Published: 05:00, 20 December 2021
| Updated: 17:11, 20 December 2021
Watching Mac McLaren lift huge weights in the gym over and over and over again, you know there's something special about him.
And that steely look of determination, the focus on being the best he can be and a never-give-up attitude has now won the former soldier a world championship title.
Mac training on the log press by adding weight and reps at Bulk's Gym
The 44-year-old, who trains in Gravesend, has not let his disability stop him but instead it has spurred him on, and he is now the World's Strongest Disabled Man 2021 in his category after success at the international strongman competition in Iceland.
Now he is encouraging others to try their hand at the sport after competing against other inspiring athletes.
He said: "We can do stuff that able-bodied people can do. We do not look at something and think we cannot lift that, we look at how we can lift that. We adapt everything to our abilities. It is so incredible.
"We have disabled people watching the competitions and I say 'get to a gym and try'. You might have a disability but do not let it stop you.
"I like to say it will always be part of me but it does not define me."
Royal Highland Fusilier Mac was injured in Iraq in 2003. He was running for cover when his right leg rotated the wrong way.
He was medically discharged from the army in 2005 as his leg never fully recovered and he had been left with immense neuro pain.
His leg has since deteriorated and he is planning to have it amputated next year, a huge step in his strongman career as he says he will have to relearn his balance and how to lift with only one leg - and then do it all again with a prosthetic.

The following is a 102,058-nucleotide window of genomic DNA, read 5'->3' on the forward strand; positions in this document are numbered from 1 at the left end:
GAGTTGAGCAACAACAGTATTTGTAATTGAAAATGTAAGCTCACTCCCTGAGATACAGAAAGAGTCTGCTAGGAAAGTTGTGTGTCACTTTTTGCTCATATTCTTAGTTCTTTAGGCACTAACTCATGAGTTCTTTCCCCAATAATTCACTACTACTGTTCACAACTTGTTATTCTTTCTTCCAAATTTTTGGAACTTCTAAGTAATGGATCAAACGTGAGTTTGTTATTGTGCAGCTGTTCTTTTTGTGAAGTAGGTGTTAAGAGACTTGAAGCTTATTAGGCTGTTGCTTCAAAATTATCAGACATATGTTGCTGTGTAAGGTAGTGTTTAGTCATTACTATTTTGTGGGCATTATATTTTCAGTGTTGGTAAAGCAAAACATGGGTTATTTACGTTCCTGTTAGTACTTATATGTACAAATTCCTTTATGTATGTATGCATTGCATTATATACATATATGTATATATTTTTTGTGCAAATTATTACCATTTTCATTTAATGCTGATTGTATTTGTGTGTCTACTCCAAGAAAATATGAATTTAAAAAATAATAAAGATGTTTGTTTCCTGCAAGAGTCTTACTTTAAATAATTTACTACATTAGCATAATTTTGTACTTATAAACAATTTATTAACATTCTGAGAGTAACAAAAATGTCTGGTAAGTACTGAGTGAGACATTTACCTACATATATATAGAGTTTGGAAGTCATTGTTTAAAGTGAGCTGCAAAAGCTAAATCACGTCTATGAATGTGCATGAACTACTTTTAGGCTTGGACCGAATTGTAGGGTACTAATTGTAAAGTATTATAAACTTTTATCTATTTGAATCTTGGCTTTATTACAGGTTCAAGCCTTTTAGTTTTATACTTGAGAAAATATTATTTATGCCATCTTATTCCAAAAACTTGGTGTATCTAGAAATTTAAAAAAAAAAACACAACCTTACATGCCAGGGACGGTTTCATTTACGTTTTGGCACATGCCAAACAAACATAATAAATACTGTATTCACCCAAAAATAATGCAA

Mac, who is originally from Glasgow, explained: "My leg has just deteriorated over the years. I am getting rid of it to let me move on. I have made my peace with it."
He tells of the "humbling" experience of competing in Iceland last month amongst other disabled athletes including men and women who fall into different categories depending on their impairment.
"Everybody is so amazing within strongman. I never think I am better than anyone else," said Mac. "It is amazing for me to compete with such inspiring people."
Mac, of Maidstone Road, Wigmore, won all five of the events at the World's Strongest Disabled Man 2021 in the Seated 2 category.
His achievements include a dead lift of 230kg, a log press of 80kg, a farmer's hold of 88kg (44kg in each hand) for one minute 55 seconds, a truck pull of 2.5 tons over 12 metres in 16 seconds and an atlas stone lift at 50kg, 70kg, 85kg and 100kg.
He said: "By the fourth event I had secured the win. I said to my coach, Jay, I want all five wins. I was clear of the person in second, I think I had double the points.
"It is my first ever worlds. It is so weird. I have only been competing for a year but I have gone into every event and done the best I can and not worried about anyone else.
"I have done what Jay has trained me to do and just hoped that it was enough.
"I am not a huge one for 'all look at me'. I always appreciate everybody that takes part."
Mac was joined in Iceland by his coach Jay Hughes who, alongside his partner Emmy, owns Bulks Gym in Dering Way, Gravesend, where Mac credits most of his success.
"I got into it on a whim. I grew up watching strongman on the TV at Christmas. I am so thankful for a gym like Bulks. You do not get that kind of support at bigger ones.
"I am a disabled athlete and they adapt everything to suit, whatever I needed they made it suit. The support and help they give me here I do not get it in any other gyms."
Mac trains at the gym three times a week for around two to three hours a day, and plays wheelchair rugby in Hatfield at the weekends.
In his short career Mac has come second at the Britain’s Strongest Disabled Man 2021 competition in Somerset, second at the Disabled Strongman at The UK’s first Arnold's Sports festival 2021 in Birmingham and set a new world record in the seated atlas stones where he lifted 110kg.